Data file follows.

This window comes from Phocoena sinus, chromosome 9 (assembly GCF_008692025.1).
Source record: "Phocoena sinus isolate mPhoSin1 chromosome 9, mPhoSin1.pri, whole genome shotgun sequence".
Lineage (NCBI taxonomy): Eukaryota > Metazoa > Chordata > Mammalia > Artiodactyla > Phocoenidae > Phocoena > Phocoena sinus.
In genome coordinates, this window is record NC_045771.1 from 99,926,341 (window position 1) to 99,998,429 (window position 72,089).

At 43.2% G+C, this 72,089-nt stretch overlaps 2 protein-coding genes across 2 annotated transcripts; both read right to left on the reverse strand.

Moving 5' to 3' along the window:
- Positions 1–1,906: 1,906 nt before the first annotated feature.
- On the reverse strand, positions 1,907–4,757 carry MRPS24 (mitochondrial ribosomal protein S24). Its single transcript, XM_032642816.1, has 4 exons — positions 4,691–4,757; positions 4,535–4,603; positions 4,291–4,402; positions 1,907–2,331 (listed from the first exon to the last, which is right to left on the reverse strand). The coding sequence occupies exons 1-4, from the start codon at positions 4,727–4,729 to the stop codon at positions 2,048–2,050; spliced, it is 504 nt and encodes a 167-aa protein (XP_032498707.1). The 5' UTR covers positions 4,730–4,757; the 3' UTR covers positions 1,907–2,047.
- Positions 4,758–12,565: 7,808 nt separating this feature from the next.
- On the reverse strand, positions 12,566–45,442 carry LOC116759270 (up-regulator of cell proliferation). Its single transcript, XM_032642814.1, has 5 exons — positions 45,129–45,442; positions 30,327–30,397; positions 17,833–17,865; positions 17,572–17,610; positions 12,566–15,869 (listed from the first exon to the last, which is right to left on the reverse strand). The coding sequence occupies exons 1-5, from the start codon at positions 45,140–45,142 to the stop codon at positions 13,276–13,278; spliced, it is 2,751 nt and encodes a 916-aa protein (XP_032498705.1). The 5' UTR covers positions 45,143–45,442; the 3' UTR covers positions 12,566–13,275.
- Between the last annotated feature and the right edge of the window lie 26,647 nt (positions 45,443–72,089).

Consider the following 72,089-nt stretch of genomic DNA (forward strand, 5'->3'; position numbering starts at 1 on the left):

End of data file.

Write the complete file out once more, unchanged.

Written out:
This window comes from Phocoena sinus, chromosome 9 (assembly GCF_008692025.1).
Source record: "Phocoena sinus isolate mPhoSin1 chromosome 9, mPhoSin1.pri, whole genome shotgun sequence".
Lineage (NCBI taxonomy): Eukaryota > Metazoa > Chordata > Mammalia > Artiodactyla > Phocoenidae > Phocoena > Phocoena sinus.
In genome coordinates, this window is record NC_045771.1 from 99,926,341 (window position 1) to 99,998,429 (window position 72,089).

At 43.2% G+C, this 72,089-nt stretch overlaps 2 protein-coding genes across 2 annotated transcripts; both read right to left on the reverse strand.

Moving 5' to 3' along the window:
- Positions 1–1,906: 1,906 nt before the first annotated feature.
- On the reverse strand, positions 1,907–4,757 carry MRPS24 (mitochondrial ribosomal protein S24). Its single transcript, XM_032642816.1, has 4 exons — positions 4,691–4,757; positions 4,535–4,603; positions 4,291–4,402; positions 1,907–2,331 (listed from the first exon to the last, which is right to left on the reverse strand). The coding sequence occupies exons 1-4, from the start codon at positions 4,727–4,729 to the stop codon at positions 2,048–2,050; spliced, it is 504 nt and encodes a 167-aa protein (XP_032498707.1). The 5' UTR covers positions 4,730–4,757; the 3' UTR covers positions 1,907–2,047.
- Positions 4,758–12,565: 7,808 nt separating this feature from the next.
- On the reverse strand, positions 12,566–45,442 carry LOC116759270 (up-regulator of cell proliferation). Its single transcript, XM_032642814.1, has 5 exons — positions 45,129–45,442; positions 30,327–30,397; positions 17,833–17,865; positions 17,572–17,610; positions 12,566–15,869 (listed from the first exon to the last, which is right to left on the reverse strand). The coding sequence occupies exons 1-5, from the start codon at positions 45,140–45,142 to the stop codon at positions 13,276–13,278; spliced, it is 2,751 nt and encodes a 916-aa protein (XP_032498705.1). The 5' UTR covers positions 45,143–45,442; the 3' UTR covers positions 12,566–13,275.
- Between the last annotated feature and the right edge of the window lie 26,647 nt (positions 45,443–72,089).

Consider the following 72,089-nt stretch of genomic DNA (forward strand, 5'->3'; position numbering starts at 1 on the left):